Fatuma Auma is a smallholder farmer, a nursery school teacher and a mother of four. Having nurtured young minds for several years herself, Fatuma knows the critical role education can play in defining the future of children, families and even communities.
But in Dokolo District of northern Uganda, where Fatuma lives, unreliable livelihoods and inadequate income have restricted families from sending their children to school. The thought of not being able to provide this essential opportunity for her own children was a thought that has often distressed Fatuma.
Most of the population in Dokolo District live in poverty, and over 90% of families rely on subsistence farming to survive. Small land size, lack of technical knowledge to improve yield, and inadequate access to critical inputs and services like good quality seeds, farming equipment, credit and crop insurance keeps smallholder farmers in the area from increasing production and earning a sustainable living income. This adversely affects their capacity to ensure quality nutrition and health services for their families, and education for their children.
Before joining a Heifer project in 2018, Fatuma was battling similar challenges and described that phase of her life in a single word: “hard.”
Her family has 6 acres of land where they grow soybeans, sunflower, maize and simsim, or sesame. Despite running a nursery — attended by around 98 toddlers, including her two youngest children — and bringing additional income from their surplus harvest, the money Fatuma was making simply wasn’t enough to meet her family’s needs. After basic expenses, like food and clothing, Fatuma was not able to afford school fees for her two oldest children — until she got a chance to change her fate.
When Fatuma joined a self-help group started by Heifer’s Learn for Agribusiness project, she received training on improved agricultural practices, entrepreneurship and financial literacy. The project — a joint initiative with the Edukans Foundation — was launched to help young Ugandan farmers access the support, tools and training they need to improve their harvest, and increase their income to lead dignified lives.
Through the self-help group, Fatuma saw the way to provide her children with the life of opportunity she wished for them — by learning new skills, improving her yield and turning a higher profit. A few years later, she joined a registered cooperative established through the same project, the Dokolo Young Oilseed Farmers’ Cooperative.
With support from Heifer, a farmers’ cooperative in Nepal purchased a truck to take their produce to market. Dependable, affordable transportation helps food reach customers before it spoils.
A cooperative is a people-centered business driven by values of reciprocity and solidarity. For smallholder farmers worldwide, agricultural co-ops improve access to markets, supplies, knowledge and capital to grow their businesses and earn a stable income.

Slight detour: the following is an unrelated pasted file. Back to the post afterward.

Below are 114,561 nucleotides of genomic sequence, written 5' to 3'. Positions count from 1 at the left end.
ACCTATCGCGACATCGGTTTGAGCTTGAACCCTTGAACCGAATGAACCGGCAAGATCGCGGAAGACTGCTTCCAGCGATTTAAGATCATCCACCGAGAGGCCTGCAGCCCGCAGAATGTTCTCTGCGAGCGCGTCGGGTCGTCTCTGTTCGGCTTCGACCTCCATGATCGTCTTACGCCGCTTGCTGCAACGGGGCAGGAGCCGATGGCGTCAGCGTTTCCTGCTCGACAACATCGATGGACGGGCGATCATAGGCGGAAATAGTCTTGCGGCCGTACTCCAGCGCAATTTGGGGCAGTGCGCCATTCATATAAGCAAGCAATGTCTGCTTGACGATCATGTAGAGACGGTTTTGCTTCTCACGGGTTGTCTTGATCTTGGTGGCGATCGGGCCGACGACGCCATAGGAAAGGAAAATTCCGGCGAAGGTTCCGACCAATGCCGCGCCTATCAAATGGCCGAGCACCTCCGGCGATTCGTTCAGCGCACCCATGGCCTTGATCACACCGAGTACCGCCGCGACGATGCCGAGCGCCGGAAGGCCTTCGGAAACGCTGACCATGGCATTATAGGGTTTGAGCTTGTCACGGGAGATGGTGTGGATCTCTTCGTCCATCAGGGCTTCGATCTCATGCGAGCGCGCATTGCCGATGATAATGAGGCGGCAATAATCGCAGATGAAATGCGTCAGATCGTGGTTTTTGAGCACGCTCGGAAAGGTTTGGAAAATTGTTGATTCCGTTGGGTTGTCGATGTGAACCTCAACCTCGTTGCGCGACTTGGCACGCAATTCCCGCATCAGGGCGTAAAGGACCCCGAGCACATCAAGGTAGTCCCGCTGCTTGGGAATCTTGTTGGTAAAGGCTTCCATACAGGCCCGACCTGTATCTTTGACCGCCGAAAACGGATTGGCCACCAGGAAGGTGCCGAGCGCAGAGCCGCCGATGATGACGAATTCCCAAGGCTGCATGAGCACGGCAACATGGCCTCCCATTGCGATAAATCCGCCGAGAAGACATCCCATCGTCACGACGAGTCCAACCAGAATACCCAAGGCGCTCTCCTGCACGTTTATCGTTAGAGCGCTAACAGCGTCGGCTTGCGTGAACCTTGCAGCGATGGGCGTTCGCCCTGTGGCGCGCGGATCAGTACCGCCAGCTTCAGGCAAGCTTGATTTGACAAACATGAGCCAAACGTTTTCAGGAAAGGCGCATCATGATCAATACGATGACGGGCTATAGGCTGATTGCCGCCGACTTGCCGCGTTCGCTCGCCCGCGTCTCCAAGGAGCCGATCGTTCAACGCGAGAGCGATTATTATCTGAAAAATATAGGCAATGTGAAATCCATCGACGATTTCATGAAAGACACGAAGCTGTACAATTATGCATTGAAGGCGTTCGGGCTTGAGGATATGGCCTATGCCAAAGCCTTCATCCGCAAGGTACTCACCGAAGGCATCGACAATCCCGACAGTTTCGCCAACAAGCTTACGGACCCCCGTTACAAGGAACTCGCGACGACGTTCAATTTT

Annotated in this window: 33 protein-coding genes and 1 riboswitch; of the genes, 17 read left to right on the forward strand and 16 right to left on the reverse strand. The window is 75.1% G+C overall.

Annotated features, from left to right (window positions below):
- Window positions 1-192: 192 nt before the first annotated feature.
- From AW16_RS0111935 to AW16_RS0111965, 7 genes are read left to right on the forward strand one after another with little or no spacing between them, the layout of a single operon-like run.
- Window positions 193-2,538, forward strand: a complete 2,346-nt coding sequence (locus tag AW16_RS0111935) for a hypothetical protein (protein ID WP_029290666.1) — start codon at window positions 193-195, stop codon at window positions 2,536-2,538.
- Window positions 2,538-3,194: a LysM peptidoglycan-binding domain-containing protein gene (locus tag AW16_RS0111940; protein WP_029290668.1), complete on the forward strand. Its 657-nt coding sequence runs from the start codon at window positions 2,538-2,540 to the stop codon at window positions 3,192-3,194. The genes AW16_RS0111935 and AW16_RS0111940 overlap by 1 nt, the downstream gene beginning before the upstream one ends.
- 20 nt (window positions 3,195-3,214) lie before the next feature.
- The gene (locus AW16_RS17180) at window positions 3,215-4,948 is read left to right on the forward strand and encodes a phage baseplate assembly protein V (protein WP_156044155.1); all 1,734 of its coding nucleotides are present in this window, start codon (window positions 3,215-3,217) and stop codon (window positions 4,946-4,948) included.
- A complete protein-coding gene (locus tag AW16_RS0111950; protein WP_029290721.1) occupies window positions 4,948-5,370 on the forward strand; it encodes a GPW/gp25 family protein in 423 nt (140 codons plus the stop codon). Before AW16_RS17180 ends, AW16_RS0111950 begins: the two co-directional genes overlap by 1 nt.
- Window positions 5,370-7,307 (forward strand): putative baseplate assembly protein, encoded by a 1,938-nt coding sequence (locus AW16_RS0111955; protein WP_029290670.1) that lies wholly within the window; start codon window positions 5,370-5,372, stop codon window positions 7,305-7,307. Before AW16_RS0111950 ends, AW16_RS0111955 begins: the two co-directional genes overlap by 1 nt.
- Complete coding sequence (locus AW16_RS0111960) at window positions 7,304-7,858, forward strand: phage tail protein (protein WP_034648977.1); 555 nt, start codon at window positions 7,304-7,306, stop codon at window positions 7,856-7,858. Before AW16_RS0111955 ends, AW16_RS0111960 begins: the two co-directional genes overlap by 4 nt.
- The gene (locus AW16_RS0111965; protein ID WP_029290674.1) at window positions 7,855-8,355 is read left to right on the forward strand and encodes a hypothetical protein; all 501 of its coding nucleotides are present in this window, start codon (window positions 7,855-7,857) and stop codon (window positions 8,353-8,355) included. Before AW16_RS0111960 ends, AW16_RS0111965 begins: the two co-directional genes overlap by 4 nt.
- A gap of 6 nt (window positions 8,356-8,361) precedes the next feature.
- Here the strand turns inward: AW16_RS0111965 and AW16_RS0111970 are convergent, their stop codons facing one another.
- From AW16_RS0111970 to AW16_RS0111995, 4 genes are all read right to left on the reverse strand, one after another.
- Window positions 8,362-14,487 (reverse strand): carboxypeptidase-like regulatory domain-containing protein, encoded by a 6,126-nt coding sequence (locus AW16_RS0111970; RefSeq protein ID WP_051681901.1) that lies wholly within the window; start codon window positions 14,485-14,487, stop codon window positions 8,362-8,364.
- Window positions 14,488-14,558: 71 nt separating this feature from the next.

Through Dokolo Young Oilseed Farmers’ Cooperative, Fatuma gained more knowledge and tools to help her improve the quality and quantity of her farm’s yield. She learned new planting and crop management techniques, such as sowing seeds in a straight row, timely weeding and using environment-friendly pesticides, as well as new harvesting and post-harvest handling techniques. She also received a seed loan worth 150,000 Ugandan shillings, about $41, to strengthen her sunflower crop, and another loan worth 250,000 Ugandan shillings to help her start growing soybean.
Fatuma tills her garden with a hoe as a tractor plows the field. Mechanisation has helped her increase her acreage and production.
At the beginning of each season, the cooperative provides tractor services to farmers at a nominal fee, which helps farmers like Fatuma plough their fields and save costs on engaging manual labor for digging the land. And when the harvest is ready, the cooperative buys the produce directly from Fatuma and transports it to the storage facility, saving her time and transportation costs.
“Farmers have embraced farming on a larger scale and good agronomic practices, which have improved their sales and quality of life,” Fatuma said. “In addition, friendships among members of the community have grown stronger.”
In a good season, Fatuma’s yields have more than doubled, and so have her profits. Even when she struggled through a particularly hot dry season, making only one-quarter of the income she expected to, crop insurance provided by the cooperative helped ease the losses and make up the difference.
The profit Fatuma has earned from her harvests have helped her run her household, keep her children in school, pay back her loans, purchase a cow and construct a storage facility on her land, an investment that will help her save costs and diversify her sources of income.
The income from her farm enables Fatuma to keep her children in school and continue their education.
Fatuma has not been alone in her success. More than 3,880 youth participants — organized into 135 youth groups — are enrolled in the project. Nearly 2,400 youth participants have increased their income by 70% with the help of skill development training. Through project-supported cooperatives, these participants can now leverage market linkages, avail micro-loans to invest in their businesses and increase their income.
Fatuma’s home compound still remains full of children reciting lessons, flipping pages of their notebooks and playing games. And for Fatuma, a stronger farm and jump in income have opened the door to resilience, enabling her to keep her own children in school and on the path to a productive future.